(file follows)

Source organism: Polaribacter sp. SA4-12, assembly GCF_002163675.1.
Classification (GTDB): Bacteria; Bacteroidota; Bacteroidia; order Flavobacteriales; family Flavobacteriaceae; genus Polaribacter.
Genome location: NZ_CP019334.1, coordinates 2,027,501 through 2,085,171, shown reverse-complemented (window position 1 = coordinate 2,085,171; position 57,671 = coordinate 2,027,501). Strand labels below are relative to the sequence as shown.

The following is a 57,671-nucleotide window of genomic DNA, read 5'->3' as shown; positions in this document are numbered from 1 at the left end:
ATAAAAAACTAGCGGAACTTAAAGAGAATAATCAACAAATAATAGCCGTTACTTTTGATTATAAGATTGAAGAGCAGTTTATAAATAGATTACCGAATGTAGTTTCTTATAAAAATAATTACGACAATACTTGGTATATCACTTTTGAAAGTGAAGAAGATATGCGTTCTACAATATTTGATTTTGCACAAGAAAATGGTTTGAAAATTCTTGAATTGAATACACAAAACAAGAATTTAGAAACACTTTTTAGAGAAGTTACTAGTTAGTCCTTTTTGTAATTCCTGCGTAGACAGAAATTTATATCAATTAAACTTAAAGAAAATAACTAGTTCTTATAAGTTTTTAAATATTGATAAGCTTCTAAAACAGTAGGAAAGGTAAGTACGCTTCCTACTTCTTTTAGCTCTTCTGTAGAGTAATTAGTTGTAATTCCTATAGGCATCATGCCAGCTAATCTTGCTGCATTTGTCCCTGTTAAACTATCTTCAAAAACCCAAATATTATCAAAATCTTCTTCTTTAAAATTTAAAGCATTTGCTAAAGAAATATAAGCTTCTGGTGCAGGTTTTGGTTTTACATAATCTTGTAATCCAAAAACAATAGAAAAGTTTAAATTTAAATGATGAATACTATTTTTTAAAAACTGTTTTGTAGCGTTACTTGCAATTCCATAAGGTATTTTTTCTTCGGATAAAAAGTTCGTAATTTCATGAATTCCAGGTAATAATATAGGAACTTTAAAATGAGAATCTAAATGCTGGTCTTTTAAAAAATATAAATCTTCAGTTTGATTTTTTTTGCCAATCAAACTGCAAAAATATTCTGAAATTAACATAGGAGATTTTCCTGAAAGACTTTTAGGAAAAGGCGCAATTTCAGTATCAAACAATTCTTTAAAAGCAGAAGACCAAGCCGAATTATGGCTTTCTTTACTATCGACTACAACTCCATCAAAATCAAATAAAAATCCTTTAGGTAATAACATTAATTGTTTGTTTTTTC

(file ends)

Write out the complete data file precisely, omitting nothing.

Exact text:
Source organism: Polaribacter sp. SA4-12, assembly GCF_002163675.1.
Classification (GTDB): Bacteria; Bacteroidota; Bacteroidia; order Flavobacteriales; family Flavobacteriaceae; genus Polaribacter.
Genome location: NZ_CP019334.1, coordinates 2,027,501 through 2,085,171, shown reverse-complemented (window position 1 = coordinate 2,085,171; position 57,671 = coordinate 2,027,501). Strand labels below are relative to the sequence as shown.

The following is a 57,671-nucleotide window of genomic DNA, read 5'->3' as shown; positions in this document are numbered from 1 at the left end:
ATAAAAAACTAGCGGAACTTAAAGAGAATAATCAACAAATAATAGCCGTTACTTTTGATTATAAGATTGAAGAGCAGTTTATAAATAGATTACCGAATGTAGTTTCTTATAAAAATAATTACGACAATACTTGGTATATCACTTTTGAAAGTGAAGAAGATATGCGTTCTACAATATTTGATTTTGCACAAGAAAATGGTTTGAAAATTCTTGAATTGAATACACAAAACAAGAATTTAGAAACACTTTTTAGAGAAGTTACTAGTTAGTCCTTTTTGTAATTCCTGCGTAGACAGAAATTTATATCAATTAAACTTAAAGAAAATAACTAGTTCTTATAAGTTTTTAAATATTGATAAGCTTCTAAAACAGTAGGAAAGGTAAGTACGCTTCCTACTTCTTTTAGCTCTTCTGTAGAGTAATTAGTTGTAATTCCTATAGGCATCATGCCAGCTAATCTTGCTGCATTTGTCCCTGTTAAACTATCTTCAAAAACCCAAATATTATCAAAATCTTCTTCTTTAAAATTTAAAGCATTTGCTAAAGAAATATAAGCTTCTGGTGCAGGTTTTGGTTTTACATAATCTTGTAATCCAAAAACAATAGAAAAGTTTAAATTTAAATGATGAATACTATTTTTTAAAAACTGTTTTGTAGCGTTACTTGCAATTCCATAAGGTATTTTTTCTTCGGATAAAAAGTTCGTAATTTCATGAATTCCAGGTAATAATATAGGAACTTTAAAATGAGAATCTAAATGCTGGTCTTTTAAAAAATATAAATCTTCAGTTTGATTTTTTTTGCCAATCAAACTGCAAAAATATTCTGAAATTAACATAGGAGATTTTCCTGAAAGACTTTTAGGAAAAGGCGCAATTTCAGTATCAAACAATTCTTTAAAAGCAGAAGACCAAGCCGAATTATGGCTTTCTTTACTATCGACTACAACTCCATCAAAATCAAATAAAAATCCTTTAGGTAATAACATTAATTGTTTGTTTTTTC